Quartiles of serum 25OHD and dietary calcium were also analyzed using logistic regression for categoric variables, with tests of linear trend conducted by assigning median values of 25OHD or calcium in quartiles as a continuous variable. No interaction was found among sex, ethnicity, and serum 25OHD or calcium intake for any of the outcome measures. The test for colinearity (variance inflation factor) was 1.07 and 1.01 for serum 25OHD and calcium intake, respectively (11). To ensure that the relationship among serum 25OHD, calcium intake, and incident diabetes was linear, the squared term of serum 25OHD and calcium intake was calculated, and a logistic regression model including age, season, latitude, and serum 25OHD (or age and calcium intake) was compared with a model including age, season, latitude, serum 25OHD (or age and calcium intake), and squared term of serum 25OHD (or calcium intake). Tests for linearity were examined using the likelihood ratio test by comparing the model with only the linear term added with the model with the linear and squared terms. Linearity was also tested by plotting the adjusted ORs by quintiles of serum 25OHD and calcium intake.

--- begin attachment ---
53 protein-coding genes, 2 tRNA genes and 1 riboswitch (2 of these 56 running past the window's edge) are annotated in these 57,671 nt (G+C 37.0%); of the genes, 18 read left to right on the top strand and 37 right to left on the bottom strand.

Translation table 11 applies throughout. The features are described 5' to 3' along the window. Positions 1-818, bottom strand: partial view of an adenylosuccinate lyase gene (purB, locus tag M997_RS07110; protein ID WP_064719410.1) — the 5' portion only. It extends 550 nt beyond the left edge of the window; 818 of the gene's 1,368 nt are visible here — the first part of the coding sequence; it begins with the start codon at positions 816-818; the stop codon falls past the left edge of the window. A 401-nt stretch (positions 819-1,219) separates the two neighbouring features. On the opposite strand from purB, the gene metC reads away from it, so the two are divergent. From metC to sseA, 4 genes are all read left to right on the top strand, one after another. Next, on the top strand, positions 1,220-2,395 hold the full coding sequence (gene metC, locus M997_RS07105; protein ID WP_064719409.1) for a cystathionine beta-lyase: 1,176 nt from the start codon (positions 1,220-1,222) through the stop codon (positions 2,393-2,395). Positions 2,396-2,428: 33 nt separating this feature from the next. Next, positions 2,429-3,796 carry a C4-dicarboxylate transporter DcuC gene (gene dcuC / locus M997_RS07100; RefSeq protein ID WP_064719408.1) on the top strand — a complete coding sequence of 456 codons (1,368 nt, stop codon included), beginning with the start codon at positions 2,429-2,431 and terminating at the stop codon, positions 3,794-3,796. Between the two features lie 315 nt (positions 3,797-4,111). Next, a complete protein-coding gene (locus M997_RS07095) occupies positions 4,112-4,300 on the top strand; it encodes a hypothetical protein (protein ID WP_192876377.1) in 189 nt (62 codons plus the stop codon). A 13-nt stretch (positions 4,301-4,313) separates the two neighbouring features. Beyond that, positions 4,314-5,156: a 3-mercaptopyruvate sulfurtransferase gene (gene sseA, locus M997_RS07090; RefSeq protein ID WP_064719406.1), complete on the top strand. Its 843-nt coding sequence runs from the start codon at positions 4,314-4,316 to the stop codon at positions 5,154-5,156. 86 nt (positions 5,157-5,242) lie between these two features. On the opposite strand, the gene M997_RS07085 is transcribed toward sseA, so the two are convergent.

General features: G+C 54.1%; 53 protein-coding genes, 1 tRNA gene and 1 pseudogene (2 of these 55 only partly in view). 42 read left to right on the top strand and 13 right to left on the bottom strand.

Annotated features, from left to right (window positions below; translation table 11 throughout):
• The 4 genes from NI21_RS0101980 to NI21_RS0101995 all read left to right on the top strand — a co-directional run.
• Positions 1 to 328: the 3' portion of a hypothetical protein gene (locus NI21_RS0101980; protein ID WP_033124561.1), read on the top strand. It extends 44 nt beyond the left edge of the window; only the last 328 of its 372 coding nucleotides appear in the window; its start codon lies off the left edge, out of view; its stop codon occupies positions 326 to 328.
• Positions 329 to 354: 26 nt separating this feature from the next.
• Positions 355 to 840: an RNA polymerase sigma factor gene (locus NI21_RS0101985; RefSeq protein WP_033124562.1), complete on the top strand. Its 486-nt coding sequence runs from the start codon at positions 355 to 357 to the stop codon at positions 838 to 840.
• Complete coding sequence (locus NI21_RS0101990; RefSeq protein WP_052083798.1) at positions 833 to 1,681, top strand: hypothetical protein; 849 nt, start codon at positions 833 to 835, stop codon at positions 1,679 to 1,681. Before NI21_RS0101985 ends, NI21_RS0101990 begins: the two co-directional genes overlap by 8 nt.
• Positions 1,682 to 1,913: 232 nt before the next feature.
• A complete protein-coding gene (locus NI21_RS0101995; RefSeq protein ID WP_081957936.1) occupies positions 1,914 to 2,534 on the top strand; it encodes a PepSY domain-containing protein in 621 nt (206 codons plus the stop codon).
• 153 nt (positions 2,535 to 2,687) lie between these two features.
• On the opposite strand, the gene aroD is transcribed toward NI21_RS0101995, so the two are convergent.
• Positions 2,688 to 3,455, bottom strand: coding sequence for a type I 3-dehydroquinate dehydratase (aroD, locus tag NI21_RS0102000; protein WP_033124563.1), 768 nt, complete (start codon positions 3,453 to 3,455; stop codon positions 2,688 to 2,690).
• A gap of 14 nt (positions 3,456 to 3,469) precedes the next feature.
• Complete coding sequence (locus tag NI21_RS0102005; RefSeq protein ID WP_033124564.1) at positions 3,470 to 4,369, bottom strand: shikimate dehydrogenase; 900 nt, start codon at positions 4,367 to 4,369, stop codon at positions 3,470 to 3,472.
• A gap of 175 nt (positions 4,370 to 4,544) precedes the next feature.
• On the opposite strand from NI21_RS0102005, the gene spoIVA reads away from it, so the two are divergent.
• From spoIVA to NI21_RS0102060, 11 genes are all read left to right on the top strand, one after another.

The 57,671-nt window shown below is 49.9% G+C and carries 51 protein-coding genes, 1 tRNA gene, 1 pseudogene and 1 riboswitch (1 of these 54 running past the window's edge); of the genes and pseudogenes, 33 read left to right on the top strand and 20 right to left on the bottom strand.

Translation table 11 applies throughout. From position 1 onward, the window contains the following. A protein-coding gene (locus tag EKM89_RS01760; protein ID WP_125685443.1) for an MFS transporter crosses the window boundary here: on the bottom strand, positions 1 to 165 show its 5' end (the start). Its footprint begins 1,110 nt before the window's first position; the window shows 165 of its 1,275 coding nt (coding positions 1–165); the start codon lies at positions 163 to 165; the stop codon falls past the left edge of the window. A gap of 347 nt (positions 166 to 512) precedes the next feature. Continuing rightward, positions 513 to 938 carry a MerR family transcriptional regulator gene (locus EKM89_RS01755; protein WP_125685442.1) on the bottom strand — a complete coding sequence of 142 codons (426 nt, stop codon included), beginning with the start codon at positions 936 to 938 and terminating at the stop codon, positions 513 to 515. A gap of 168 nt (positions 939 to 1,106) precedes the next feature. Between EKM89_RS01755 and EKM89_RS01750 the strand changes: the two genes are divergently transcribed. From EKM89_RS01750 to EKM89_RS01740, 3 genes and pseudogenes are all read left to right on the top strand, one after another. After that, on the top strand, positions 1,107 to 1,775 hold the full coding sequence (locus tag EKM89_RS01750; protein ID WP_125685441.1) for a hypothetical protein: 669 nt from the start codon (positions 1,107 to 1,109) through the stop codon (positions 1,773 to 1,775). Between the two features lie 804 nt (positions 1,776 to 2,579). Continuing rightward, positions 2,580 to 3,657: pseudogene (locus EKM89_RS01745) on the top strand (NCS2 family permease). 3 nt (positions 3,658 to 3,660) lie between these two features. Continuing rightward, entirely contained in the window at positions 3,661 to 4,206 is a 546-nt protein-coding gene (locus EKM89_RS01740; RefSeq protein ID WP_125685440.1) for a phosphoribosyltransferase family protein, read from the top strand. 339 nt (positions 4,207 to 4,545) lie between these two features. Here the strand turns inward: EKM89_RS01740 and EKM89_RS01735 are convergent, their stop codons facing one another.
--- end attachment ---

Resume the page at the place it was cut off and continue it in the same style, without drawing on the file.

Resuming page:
Univariate analysis of the following variables was conducted to identify significant predictors of diabetes incidence: age, sex, WC, ethnicity, education, smoking, magnesium and alcohol intake, family history of diabetes, PA, hypertension, triglycerides, HDL- and LDL- cholesterol, and television viewing time. Variables with a P < 0.1 were then entered into the model, with the least significant removed manually in a backward stepwise fashion. Variables with a P ≤ 0.05 were entered in the final regression models, but all analyses that included serum 25OHD were adjusted for season and latitude. Model 1 included age, WC, ethnicity, family history of diabetes, smoking, and PA. Model 2 included model 1 plus hypertension and serum triglycerides. Model 3 included model 2 plus magnesium intake. Model 4 included model 2 plus FPG. Finally, both serum 25OHD and calcium intake were entered together into model 4. Linear regression analysis was used to examine the associations between serum 25OHD and calcium intake and HOMA-S after adjusting for the confounders in models 1–4.